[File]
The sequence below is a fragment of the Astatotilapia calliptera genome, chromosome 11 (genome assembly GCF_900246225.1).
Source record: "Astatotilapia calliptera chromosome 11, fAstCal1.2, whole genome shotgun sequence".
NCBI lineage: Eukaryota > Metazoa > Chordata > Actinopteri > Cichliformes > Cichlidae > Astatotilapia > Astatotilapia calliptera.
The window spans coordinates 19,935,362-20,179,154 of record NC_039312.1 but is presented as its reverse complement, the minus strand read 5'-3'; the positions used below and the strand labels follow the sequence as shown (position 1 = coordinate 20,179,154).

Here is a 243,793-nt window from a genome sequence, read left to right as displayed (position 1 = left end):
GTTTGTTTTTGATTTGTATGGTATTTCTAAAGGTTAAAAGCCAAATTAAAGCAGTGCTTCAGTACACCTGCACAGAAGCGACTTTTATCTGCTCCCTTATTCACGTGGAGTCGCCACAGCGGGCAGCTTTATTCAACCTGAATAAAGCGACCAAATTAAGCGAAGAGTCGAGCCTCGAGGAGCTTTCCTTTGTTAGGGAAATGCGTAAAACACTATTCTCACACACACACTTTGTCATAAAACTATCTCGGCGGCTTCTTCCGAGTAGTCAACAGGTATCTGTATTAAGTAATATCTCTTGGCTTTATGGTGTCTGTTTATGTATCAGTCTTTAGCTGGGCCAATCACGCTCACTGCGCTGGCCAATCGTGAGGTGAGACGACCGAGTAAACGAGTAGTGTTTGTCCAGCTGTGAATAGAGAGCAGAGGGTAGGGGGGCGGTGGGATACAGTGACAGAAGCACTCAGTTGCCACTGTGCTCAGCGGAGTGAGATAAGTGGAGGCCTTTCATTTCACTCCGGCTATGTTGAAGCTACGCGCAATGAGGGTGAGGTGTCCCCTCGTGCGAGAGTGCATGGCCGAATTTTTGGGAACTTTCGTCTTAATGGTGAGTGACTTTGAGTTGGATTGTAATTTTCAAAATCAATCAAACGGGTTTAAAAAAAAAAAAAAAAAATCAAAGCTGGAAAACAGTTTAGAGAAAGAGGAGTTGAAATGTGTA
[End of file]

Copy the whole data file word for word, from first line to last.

The sequence below is a fragment of the Astatotilapia calliptera genome, chromosome 11 (genome assembly GCF_900246225.1).
Source record: "Astatotilapia calliptera chromosome 11, fAstCal1.2, whole genome shotgun sequence".
NCBI lineage: Eukaryota > Metazoa > Chordata > Actinopteri > Cichliformes > Cichlidae > Astatotilapia > Astatotilapia calliptera.
The window spans coordinates 19,935,362-20,179,154 of record NC_039312.1 but is presented as its reverse complement, the minus strand read 5'-3'; the positions used below and the strand labels follow the sequence as shown (position 1 = coordinate 20,179,154).

Here is a 243,793-nt window from a genome sequence, read left to right as displayed (position 1 = left end):
GTTTGTTTTTGATTTGTATGGTATTTCTAAAGGTTAAAAGCCAAATTAAAGCAGTGCTTCAGTACACCTGCACAGAAGCGACTTTTATCTGCTCCCTTATTCACGTGGAGTCGCCACAGCGGGCAGCTTTATTCAACCTGAATAAAGCGACCAAATTAAGCGAAGAGTCGAGCCTCGAGGAGCTTTCCTTTGTTAGGGAAATGCGTAAAACACTATTCTCACACACACACTTTGTCATAAAACTATCTCGGCGGCTTCTTCCGAGTAGTCAACAGGTATCTGTATTAAGTAATATCTCTTGGCTTTATGGTGTCTGTTTATGTATCAGTCTTTAGCTGGGCCAATCACGCTCACTGCGCTGGCCAATCGTGAGGTGAGACGACCGAGTAAACGAGTAGTGTTTGTCCAGCTGTGAATAGAGAGCAGAGGGTAGGGGGGCGGTGGGATACAGTGACAGAAGCACTCAGTTGCCACTGTGCTCAGCGGAGTGAGATAAGTGGAGGCCTTTCATTTCACTCCGGCTATGTTGAAGCTACGCGCAATGAGGGTGAGGTGTCCCCTCGTGCGAGAGTGCATGGCCGAATTTTTGGGAACTTTCGTCTTAATGGTGAGTGACTTTGAGTTGGATTGTAATTTTCAAAATCAATCAAACGGGTTTAAAAAAAAAAAAAAAAAATCAAAGCTGGAAAACAGTTTAGAGAAAGAGGAGTTGAAATGTGTA